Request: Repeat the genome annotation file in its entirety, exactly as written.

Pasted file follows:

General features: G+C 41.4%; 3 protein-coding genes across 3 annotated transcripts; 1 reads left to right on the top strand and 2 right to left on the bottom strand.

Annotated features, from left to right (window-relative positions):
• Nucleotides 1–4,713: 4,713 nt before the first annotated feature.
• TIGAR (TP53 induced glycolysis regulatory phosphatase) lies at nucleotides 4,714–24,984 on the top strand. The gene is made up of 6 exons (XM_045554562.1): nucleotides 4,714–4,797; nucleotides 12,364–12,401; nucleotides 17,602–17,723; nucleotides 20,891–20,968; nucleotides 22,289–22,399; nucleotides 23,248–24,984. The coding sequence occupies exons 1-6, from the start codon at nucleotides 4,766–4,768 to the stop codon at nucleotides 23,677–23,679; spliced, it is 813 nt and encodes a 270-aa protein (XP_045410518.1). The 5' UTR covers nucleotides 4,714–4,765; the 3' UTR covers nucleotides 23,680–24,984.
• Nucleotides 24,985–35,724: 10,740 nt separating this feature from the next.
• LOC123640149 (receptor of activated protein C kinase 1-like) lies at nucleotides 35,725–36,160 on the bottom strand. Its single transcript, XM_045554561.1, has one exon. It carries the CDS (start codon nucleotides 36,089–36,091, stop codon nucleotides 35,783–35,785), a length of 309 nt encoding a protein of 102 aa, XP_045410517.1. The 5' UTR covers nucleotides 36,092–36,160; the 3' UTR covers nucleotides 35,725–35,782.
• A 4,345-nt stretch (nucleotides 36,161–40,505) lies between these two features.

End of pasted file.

General features: G+C 41.4%; 3 protein-coding genes across 3 annotated transcripts; 1 reads left to right on the top strand and 2 right to left on the bottom strand.

Annotated features, from left to right (window-relative positions):
• Nucleotides 1–4,713: 4,713 nt before the first annotated feature.
• TIGAR (TP53 induced glycolysis regulatory phosphatase) lies at nucleotides 4,714–24,984 on the top strand. The gene is made up of 6 exons (XM_045554562.1): nucleotides 4,714–4,797; nucleotides 12,364–12,401; nucleotides 17,602–17,723; nucleotides 20,891–20,968; nucleotides 22,289–22,399; nucleotides 23,248–24,984. The coding sequence occupies exons 1-6, from the start codon at nucleotides 4,766–4,768 to the stop codon at nucleotides 23,677–23,679; spliced, it is 813 nt and encodes a 270-aa protein (XP_045410518.1). The 5' UTR covers nucleotides 4,714–4,765; the 3' UTR covers nucleotides 23,680–24,984.
• Nucleotides 24,985–35,724: 10,740 nt separating this feature from the next.
• LOC123640149 (receptor of activated protein C kinase 1-like) lies at nucleotides 35,725–36,160 on the bottom strand. Its single transcript, XM_045554561.1, has one exon. It carries the CDS (start codon nucleotides 36,089–36,091, stop codon nucleotides 35,783–35,785), a length of 309 nt encoding a protein of 102 aa, XP_045410517.1. The 5' UTR covers nucleotides 36,092–36,160; the 3' UTR covers nucleotides 35,725–35,782.
• A 4,345-nt stretch (nucleotides 36,161–40,505) lies between these two features.